As yet we do not have answers to these questions, although we know it is unlikely that we would want to have very large numbers of people dependent on smokeless tobacco. A related question is whether smokeless is a gateway to smoked tobacco. Research seems to be showing that it does not act in this way, but instead simply provides an alternative form of nicotine use (Ramstrom and Foulds, 2006). Overall, it appears that Sweden, where Snus has been popular for many years, is not doing any better in tobacco control than are some countries that do not have smokeless as an option. In Sweden Snus has not been used to systematically engineer a move away from smoked tobacco and most Swedish smokers still believe it is as harmful as cigarettes. The controversy over what, if any, role smokeless tobacco – or long-term recreational use of other cleaner forms of nicotine – might play in solving the tobacco problem is likely to continue.

Industry Illegality

In some legal circles there is a view that marketing tobacco itself, or at least some of the strategies used, might be construed as illegal, given that tobacco is harmful when used as intended, and given the appalling record of the industry in not unambiguously warning about those harms (Liberman and Clough, 2002). As a result there have been a number of successful prosecutions of tobacco companies, primarily in the United States. However, the deep pockets of tobacco companies and the complexities of the cases make this a difficult strategy. A lack of options short of eliminating tobacco use overnight, with the fears of the social dislocation prohibition might bring, is also inhibiting prosecution of the central illegalities. However, as alternative solutions to the tobacco problem begin to gain acceptance as viable, it may be that litigation rather than legislation will be the tool that brings about the major changes to the industry many believe are needed.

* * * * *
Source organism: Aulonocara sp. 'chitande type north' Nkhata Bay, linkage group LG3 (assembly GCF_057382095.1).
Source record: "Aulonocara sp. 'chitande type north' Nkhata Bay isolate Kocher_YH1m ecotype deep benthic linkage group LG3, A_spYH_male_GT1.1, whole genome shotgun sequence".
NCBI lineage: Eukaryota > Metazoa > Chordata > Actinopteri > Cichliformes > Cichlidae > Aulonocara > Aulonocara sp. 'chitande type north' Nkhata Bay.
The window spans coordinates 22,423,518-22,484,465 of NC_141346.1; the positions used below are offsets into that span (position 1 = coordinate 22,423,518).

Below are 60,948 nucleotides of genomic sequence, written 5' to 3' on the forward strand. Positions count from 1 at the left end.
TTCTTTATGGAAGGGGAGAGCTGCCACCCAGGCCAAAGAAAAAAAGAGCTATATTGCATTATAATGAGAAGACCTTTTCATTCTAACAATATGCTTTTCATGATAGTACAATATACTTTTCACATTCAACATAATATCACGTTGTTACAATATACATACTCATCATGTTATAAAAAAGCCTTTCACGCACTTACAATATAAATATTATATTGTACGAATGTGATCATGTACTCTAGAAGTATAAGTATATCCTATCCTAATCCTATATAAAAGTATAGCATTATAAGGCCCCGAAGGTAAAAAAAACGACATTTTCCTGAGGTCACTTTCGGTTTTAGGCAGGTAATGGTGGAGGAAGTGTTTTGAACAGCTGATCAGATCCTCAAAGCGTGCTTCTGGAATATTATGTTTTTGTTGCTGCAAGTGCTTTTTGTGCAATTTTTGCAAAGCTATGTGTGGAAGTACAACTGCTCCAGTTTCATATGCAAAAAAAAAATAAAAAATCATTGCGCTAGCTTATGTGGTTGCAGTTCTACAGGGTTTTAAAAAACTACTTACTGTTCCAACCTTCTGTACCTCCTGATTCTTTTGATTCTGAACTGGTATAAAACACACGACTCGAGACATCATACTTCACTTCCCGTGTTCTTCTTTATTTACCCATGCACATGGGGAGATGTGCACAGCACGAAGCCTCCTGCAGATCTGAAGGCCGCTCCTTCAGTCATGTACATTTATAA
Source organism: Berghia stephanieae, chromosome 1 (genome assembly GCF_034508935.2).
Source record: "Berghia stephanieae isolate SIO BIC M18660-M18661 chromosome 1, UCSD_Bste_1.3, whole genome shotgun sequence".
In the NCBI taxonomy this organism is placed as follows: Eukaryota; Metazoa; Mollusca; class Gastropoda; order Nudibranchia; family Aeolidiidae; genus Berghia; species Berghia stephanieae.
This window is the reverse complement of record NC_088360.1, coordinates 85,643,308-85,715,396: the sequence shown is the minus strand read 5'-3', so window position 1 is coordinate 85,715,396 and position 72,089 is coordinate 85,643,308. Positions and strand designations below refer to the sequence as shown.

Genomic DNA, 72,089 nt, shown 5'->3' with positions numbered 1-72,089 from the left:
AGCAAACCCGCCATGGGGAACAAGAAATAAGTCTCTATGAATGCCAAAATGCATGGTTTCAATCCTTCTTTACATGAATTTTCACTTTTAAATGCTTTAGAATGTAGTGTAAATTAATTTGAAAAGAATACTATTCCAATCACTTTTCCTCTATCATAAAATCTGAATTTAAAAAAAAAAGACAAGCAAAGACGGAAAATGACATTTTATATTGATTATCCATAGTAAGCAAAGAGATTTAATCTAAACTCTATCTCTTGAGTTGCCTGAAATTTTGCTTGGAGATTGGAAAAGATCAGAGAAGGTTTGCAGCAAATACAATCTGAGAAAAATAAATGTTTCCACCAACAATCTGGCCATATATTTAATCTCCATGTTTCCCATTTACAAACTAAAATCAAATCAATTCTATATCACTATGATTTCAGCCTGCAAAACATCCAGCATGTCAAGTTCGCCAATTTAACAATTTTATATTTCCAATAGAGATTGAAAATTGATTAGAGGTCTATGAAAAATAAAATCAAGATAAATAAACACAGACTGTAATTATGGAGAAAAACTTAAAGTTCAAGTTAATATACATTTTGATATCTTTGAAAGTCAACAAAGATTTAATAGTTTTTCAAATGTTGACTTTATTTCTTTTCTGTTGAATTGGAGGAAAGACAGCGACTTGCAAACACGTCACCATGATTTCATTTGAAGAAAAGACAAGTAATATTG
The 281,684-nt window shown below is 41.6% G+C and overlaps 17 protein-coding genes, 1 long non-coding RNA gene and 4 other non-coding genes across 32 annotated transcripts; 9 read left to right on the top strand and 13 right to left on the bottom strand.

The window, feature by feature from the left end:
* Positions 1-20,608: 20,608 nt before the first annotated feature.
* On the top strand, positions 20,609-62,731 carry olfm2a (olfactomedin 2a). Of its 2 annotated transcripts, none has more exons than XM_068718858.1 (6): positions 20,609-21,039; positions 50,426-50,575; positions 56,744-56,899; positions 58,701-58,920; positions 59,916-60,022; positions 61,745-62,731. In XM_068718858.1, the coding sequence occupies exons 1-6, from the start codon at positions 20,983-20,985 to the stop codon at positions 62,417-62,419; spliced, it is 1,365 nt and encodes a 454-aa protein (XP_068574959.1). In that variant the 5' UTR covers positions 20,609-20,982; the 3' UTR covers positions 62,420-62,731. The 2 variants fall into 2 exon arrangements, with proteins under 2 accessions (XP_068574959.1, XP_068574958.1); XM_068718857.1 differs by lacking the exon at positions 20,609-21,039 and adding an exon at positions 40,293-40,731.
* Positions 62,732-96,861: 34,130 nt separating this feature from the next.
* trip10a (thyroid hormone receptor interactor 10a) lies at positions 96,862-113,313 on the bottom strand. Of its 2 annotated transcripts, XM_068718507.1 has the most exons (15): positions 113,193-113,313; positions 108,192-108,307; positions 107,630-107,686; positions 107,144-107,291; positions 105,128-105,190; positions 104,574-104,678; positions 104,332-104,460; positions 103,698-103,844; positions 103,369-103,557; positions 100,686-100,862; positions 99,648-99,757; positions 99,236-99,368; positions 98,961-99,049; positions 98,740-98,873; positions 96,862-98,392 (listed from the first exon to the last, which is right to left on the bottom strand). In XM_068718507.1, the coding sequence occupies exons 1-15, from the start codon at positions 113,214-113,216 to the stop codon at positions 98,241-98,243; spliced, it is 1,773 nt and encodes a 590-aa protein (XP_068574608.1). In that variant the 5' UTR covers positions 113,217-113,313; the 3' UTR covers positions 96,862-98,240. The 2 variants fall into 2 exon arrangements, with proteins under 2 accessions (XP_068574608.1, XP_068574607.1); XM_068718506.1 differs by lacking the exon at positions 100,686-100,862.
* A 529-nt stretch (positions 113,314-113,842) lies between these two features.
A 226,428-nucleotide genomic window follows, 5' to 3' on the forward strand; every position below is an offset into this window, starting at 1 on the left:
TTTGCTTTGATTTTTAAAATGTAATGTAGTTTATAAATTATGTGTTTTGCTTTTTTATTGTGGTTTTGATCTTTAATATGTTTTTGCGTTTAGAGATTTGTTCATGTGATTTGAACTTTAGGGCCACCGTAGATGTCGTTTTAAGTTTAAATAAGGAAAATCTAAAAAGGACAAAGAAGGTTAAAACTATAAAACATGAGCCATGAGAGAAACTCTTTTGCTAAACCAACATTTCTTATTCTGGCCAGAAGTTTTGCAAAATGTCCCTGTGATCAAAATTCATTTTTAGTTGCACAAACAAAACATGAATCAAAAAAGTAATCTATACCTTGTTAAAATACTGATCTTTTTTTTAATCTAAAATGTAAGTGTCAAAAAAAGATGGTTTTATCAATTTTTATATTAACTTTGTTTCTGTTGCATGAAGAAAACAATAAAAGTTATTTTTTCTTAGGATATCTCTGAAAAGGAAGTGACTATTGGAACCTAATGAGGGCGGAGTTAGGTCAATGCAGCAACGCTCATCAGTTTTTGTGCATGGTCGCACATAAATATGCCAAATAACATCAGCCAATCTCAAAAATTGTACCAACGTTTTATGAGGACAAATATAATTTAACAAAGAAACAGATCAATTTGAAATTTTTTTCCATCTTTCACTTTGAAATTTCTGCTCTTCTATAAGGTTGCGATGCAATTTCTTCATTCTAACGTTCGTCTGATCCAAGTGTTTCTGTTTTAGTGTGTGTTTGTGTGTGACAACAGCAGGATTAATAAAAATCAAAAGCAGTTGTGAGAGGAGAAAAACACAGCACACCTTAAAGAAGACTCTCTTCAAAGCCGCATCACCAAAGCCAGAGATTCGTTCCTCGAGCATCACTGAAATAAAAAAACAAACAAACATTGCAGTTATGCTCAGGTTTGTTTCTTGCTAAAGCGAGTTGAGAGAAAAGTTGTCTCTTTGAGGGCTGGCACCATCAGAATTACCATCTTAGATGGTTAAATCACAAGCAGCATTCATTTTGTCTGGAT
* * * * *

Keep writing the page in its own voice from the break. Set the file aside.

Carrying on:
In summary, reducing the harm from use of a dependence-inducing substance that has been and in many ways still is deeply embedded in national cultures and economic activities, is a complex and difficult task. No single strategy has much potency in itself. The mix of strategies that have been used today has reduced the prevalence of cigarette use to less than 20% of the population in the most successful countries. To make further progress is likely to require greater application of the existing known strategies as well as new strategies based on a more fundamental appraisal of the role of the tobacco industry and the marketing of tobacco products.


  1. Borland R and Davey C (2004) Impacts of smoke-free bans and restrictions. In: Boyle P, Gray N, Henningfield J, Seffrin J, and Zatonski W (eds.) Tobacco: Science, Policy and Public Health. Oxford, UK: Oxford University Press.
  2. Fong GT, Hyland A, Borland R, et al. (2006) Reductions in tobacco smoke pollution and increases in support for smoke-free public places following the implementation of comprehensive smoke-free workplace legislation in the Republic of Ireland: Findings from the ITC Ireland/UK Survey. Tobacco Control 15(supplement III): iii51–iii58.
  3. Foulds J, Ramstrom L, Burke M, et al. (2003) Effects of smokeless tobacco (Snus) on smoking and public health in Sweden. Tobacco Control 12: 349–359.
  4. Jha P and Chaloupka FJ (1999) Curbing the Epidemic: Governments and the Economics of Tobacco Control. Washington, DC: World Bank.
  5. Liberman J and Clough J (2002) Corporations that kill: The criminal liability of tobacco manufacturers. Criminal Law Journal 26: 223–236.
  6. Ramstrom L and Foulds J (2006) Role of Snus in initiation and cessation of tobacco use in Sweden. Tobacco Control 15: 210–214.
  7. Boyle P, Gray N, Henningfield J, Seffrin J, and Zatonski W (eds.) (2004) Tobacco: Science, Policy and Public Health. Oxford, UK: Oxford University Press.
  8. Chapman S (2007) Public Health Advocacy and Tobacco Control: Making Smoking History. Oxford, UK: Blackwell.
  9. Ferrence R, Slade J, Room R, and Pope M (eds.) (2000) Nicotine and Public Health. Washington, DC: American Public Health Association.
  10. Jha P and Chaloupka FJ (1999) Curbing the Epidemic: Governments and the Economics of Tobacco Control. Washington, DC: World Bank.
  11. – Database & Education Resource for Treatment of Tobacco Dependence.
  12. – Nicotine and Tobacco Research. Official Journal of the Society for Research on Nicotine and Tobacco.
  13. – Tobacco Control.
  14. – Reports of the Surgeon General. U.S. Department of Health and Human Services.
  15. – A source of lots of useful information.

See also:

Free research papers are not written to satisfy your specific instructions. You can use our professional writing services to buy a custom research paper on any topic and get your high quality paper at affordable price.


Always on-time


100% Confidentiality
Special offer! Get discount 10% for the first order. Promo code: cd1a428655